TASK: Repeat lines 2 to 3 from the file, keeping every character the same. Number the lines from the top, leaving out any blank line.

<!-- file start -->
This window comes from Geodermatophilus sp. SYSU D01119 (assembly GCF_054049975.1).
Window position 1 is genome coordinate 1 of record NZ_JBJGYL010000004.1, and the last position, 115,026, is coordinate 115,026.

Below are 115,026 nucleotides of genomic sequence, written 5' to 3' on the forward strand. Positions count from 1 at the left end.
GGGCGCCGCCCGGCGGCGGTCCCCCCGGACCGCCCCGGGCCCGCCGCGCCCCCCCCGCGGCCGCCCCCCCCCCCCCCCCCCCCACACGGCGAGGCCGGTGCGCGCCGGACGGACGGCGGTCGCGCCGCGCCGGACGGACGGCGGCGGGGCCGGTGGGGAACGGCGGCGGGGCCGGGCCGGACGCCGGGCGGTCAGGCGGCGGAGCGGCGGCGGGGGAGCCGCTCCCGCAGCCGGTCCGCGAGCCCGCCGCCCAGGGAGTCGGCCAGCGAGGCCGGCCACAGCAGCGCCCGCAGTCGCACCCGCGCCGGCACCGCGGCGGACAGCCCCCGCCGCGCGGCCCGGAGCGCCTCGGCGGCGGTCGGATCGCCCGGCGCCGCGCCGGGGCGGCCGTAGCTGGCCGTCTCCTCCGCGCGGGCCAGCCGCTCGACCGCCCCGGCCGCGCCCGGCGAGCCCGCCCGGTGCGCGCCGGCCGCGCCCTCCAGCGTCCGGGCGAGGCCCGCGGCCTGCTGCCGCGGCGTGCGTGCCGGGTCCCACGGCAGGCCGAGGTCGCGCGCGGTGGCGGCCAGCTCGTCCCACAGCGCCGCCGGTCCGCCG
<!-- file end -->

Window position 1 is genome coordinate 1 of record NZ_JBJGYL010000004.1, and the last position, 115,026, is coordinate 115,026.

Below are 115,026 nucleotides of genomic sequence, written 5' to 3' on the forward strand. Positions count from 1 at the left end.